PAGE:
He may have had a 250rpm reduction for round four of the World Superbike Championship at Assen but it didn’t show as Bautista triumphed again.
John McGuinness: An Exclusive Chat With Devitt – Part Two
It’s time for McGuinness to take us through his phenomenal win at the TT in Part Two of our exclusive chat…
“After finishing fourth in the Superbike race, I managed to grab seventh and eight in the two Supersport races and whilst they may not sound that great, I was happy. Some of the other riders weigh considerably less than me so I’m up against it a bit but I lapped at more than 126mph and believe me, that’s not hanging around on a 600!
Eighth was also the outcome on the Stocker and I was pleased to be the first Honda rider home. The Kawasaki’s and BMW’s are phenomenal road bikes and whilst the Honda handles like a dream, we just can’t match the pace of the others. Conor, Bruce, Dan Kneen and myself had our own mini battle so it was good to come out on top.
I knew that I was riding well and knew that I was in decent shape for the Senior race and, crucially, I believed in myself. Race week was hard with the delays due to the weather and I was doing something like 9 laps each day, on four different bikes, which is heavy going so I was glad to get a day off on Thursday just before the final race day. I went out with the family for the day to get away from it all and it really recharged the batteries in readiness for the Senior.
I just wanted to give the other guys a good run for their money and, to be fair, I couldn’t quite believe the end result myself. Setting off at number one is never easy though. As riders, we always joke about the rider who sets off first clears all the leaves, dust and wildlife but you’re out there on your own with no one to chase. You have to do the laps all by yourself so, when you do, it makes it all the more rewarding.
Energy from the crowd…
I was a bit surprised to go as quick as what I did and to lap at 132.701mph when I was slowing down for the pit stop was pretty special. I didn’t leave anything out there and gave it my all. I was mega pumped to do such a fast lap and the third lap, seeing the reaction from the crowd all the way round the course, was pretty awesome.
Proving the doubters wrong…
It’s one of the few laps I’ve done at the TT that I can scarcely remember. I put that much into it and it happened that quick, there’s not an awful lot I can remember. It was the icing on the cake and although lap records don’t normally blow my skirt up, that one did. And to win in that depth of field, when loads of other people were doing 132mph and 131mph laps, felt very, very sweet. A lot of people didn’t think I could do it so it was good to prove the doubters wrong.
Phenomenal TT Zero win…
There was also my win in the TT Zero race on the Mugen. When you’ve got Bruce Anstey as your team-mate, you know it’s going to be hard but I just edged him and I was delighted to take the victory. It’s unbelievable what the electric bikes are doing now. People can say what they like about it not being a proper win due to the lack of entries etc but my response is simple. I lapped at an average of 119.279mph and at times I was doing 150-160mph so if anyone doesn’t think it’s a real race win, they should jump on the back and I’d happily take them round!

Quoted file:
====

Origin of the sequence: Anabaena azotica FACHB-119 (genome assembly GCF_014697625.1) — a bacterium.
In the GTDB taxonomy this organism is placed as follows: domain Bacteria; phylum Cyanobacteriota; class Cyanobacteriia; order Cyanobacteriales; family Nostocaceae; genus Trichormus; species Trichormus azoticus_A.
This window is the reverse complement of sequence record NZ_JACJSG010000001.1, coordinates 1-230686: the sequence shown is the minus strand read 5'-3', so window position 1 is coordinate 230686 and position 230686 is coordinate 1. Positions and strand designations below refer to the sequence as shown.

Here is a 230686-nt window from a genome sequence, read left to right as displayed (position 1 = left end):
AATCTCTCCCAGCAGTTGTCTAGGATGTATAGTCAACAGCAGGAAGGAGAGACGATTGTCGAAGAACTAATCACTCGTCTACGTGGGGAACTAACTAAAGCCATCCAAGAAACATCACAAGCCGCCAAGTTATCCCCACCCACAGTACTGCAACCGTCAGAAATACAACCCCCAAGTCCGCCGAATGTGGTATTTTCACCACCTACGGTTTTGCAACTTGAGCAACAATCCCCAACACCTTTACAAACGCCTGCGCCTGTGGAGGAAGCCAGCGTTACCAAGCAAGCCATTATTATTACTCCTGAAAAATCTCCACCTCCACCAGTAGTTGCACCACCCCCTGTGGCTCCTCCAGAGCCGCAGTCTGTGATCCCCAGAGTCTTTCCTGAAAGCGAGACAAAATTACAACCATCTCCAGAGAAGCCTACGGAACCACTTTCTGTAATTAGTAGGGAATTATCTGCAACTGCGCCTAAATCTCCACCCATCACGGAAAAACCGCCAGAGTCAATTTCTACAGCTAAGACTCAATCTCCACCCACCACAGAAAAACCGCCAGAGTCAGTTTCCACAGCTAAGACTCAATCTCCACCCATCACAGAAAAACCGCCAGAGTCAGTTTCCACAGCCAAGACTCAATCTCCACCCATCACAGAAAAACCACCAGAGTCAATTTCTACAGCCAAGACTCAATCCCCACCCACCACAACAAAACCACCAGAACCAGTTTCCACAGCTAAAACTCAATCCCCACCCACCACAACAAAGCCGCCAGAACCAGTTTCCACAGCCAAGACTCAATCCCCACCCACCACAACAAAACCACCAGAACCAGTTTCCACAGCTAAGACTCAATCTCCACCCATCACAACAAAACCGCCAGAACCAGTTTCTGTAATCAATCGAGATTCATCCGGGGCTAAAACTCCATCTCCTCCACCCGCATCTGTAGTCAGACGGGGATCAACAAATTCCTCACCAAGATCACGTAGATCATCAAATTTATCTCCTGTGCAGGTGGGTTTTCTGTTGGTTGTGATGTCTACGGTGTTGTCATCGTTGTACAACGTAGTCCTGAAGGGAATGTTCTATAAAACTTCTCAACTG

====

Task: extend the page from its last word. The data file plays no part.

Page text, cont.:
It doesn’t seem five minutes since I was watching Steve Hislop do 120mph on an RC30 so to almost do that now is phenomenal, particularly as the bike weighs 260 kilos. Conditions were perfect all the way round the course and it was a real pleasure to ride the bike again.
It’s always a come down after the TT but it was even more so this year as I didn’t have riding to do until August so I definitely felt a bit flat. There was plenty of hand shaking and back slapping plus appearances at festivals like Goodwood, Mallory and Tonfanau but you can’t beat racing so I was glad when I was back out there in August doing what I love.”
Let’s see how you get on with this question…
Coming soon: Part Three of our exclusive chat with John McGuinness…keep a look out for it!
Having started watching motorcycle races all over the world form childhood, Phil Wain has been a freelance motorcycle journalist for 15 years and is features writer for a number of publications including BikeSport News and Classic Racer, having also been a regular contributor to MCN and MCN Sport. He is PR officer for a number of teams and riders at both the British Superbike Championship and International road races, including Smiths Triumph, Quattro Plant Kawasaki, John McGuinness, Ryan Farquhar and Keith Amor. He is also heavily involved with the Isle of Man TT Races, writing official press releases and race reports as well as providing ITV4 with statistical information.